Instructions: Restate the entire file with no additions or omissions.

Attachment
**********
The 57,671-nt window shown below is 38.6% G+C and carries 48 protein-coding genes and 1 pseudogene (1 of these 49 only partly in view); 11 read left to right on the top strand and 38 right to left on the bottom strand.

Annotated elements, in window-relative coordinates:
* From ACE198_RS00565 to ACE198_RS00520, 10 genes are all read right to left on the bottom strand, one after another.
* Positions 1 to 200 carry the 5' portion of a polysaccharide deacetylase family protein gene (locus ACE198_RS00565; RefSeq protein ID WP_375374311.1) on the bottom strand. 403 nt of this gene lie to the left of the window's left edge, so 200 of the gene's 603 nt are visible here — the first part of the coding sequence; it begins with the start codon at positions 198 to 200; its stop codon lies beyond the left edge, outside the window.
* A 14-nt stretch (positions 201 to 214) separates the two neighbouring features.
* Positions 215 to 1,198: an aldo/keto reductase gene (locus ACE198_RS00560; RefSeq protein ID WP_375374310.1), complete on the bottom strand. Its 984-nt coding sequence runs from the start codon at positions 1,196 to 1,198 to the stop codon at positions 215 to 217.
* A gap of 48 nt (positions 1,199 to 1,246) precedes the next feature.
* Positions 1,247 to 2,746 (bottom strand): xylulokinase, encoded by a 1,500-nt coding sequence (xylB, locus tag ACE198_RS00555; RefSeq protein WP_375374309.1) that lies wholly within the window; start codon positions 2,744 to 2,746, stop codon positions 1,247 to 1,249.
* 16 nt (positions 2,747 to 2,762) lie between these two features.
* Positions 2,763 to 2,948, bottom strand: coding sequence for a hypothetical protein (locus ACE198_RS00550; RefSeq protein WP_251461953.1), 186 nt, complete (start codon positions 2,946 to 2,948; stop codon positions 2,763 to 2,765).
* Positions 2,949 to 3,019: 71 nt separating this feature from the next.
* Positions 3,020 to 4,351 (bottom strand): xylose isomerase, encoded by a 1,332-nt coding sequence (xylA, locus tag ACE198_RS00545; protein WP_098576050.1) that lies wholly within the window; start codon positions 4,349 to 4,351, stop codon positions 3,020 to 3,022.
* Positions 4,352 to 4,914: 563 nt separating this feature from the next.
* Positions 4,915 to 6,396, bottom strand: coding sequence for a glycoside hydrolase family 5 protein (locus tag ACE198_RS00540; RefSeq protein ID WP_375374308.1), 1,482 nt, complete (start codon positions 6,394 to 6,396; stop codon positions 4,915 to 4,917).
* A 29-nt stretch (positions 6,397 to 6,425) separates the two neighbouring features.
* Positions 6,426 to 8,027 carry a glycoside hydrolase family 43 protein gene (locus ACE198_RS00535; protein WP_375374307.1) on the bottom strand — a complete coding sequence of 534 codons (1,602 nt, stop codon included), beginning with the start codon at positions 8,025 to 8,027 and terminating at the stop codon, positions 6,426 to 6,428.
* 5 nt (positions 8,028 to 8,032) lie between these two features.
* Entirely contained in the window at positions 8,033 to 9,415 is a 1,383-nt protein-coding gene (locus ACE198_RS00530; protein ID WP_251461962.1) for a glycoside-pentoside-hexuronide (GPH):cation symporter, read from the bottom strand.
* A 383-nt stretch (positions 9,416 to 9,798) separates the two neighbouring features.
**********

The 57,671-nt window shown below is 38.6% G+C and carries 48 protein-coding genes and 1 pseudogene (1 of these 49 only partly in view); 11 read left to right on the top strand and 38 right to left on the bottom strand.

Annotated elements, in window-relative coordinates:
* From ACE198_RS00565 to ACE198_RS00520, 10 genes are all read right to left on the bottom strand, one after another.
* Positions 1 to 200 carry the 5' portion of a polysaccharide deacetylase family protein gene (locus ACE198_RS00565; RefSeq protein ID WP_375374311.1) on the bottom strand. 403 nt of this gene lie to the left of the window's left edge, so 200 of the gene's 603 nt are visible here — the first part of the coding sequence; it begins with the start codon at positions 198 to 200; its stop codon lies beyond the left edge, outside the window.
* A 14-nt stretch (positions 201 to 214) separates the two neighbouring features.
* Positions 215 to 1,198: an aldo/keto reductase gene (locus ACE198_RS00560; RefSeq protein ID WP_375374310.1), complete on the bottom strand. Its 984-nt coding sequence runs from the start codon at positions 1,196 to 1,198 to the stop codon at positions 215 to 217.
* A gap of 48 nt (positions 1,199 to 1,246) precedes the next feature.
* Positions 1,247 to 2,746 (bottom strand): xylulokinase, encoded by a 1,500-nt coding sequence (xylB, locus tag ACE198_RS00555; RefSeq protein WP_375374309.1) that lies wholly within the window; start codon positions 2,744 to 2,746, stop codon positions 1,247 to 1,249.
* 16 nt (positions 2,747 to 2,762) lie between these two features.
* Positions 2,763 to 2,948, bottom strand: coding sequence for a hypothetical protein (locus ACE198_RS00550; RefSeq protein WP_251461953.1), 186 nt, complete (start codon positions 2,946 to 2,948; stop codon positions 2,763 to 2,765).
* Positions 2,949 to 3,019: 71 nt separating this feature from the next.
* Positions 3,020 to 4,351 (bottom strand): xylose isomerase, encoded by a 1,332-nt coding sequence (xylA, locus tag ACE198_RS00545; protein WP_098576050.1) that lies wholly within the window; start codon positions 4,349 to 4,351, stop codon positions 3,020 to 3,022.
* Positions 4,352 to 4,914: 563 nt separating this feature from the next.
* Positions 4,915 to 6,396, bottom strand: coding sequence for a glycoside hydrolase family 5 protein (locus tag ACE198_RS00540; RefSeq protein ID WP_375374308.1), 1,482 nt, complete (start codon positions 6,394 to 6,396; stop codon positions 4,915 to 4,917).
* A 29-nt stretch (positions 6,397 to 6,425) separates the two neighbouring features.
* Positions 6,426 to 8,027 carry a glycoside hydrolase family 43 protein gene (locus ACE198_RS00535; protein WP_375374307.1) on the bottom strand — a complete coding sequence of 534 codons (1,602 nt, stop codon included), beginning with the start codon at positions 8,025 to 8,027 and terminating at the stop codon, positions 6,426 to 6,428.
* 5 nt (positions 8,028 to 8,032) lie between these two features.
* Entirely contained in the window at positions 8,033 to 9,415 is a 1,383-nt protein-coding gene (locus ACE198_RS00530; protein ID WP_251461962.1) for a glycoside-pentoside-hexuronide (GPH):cation symporter, read from the bottom strand.
* A 383-nt stretch (positions 9,416 to 9,798) separates the two neighbouring features.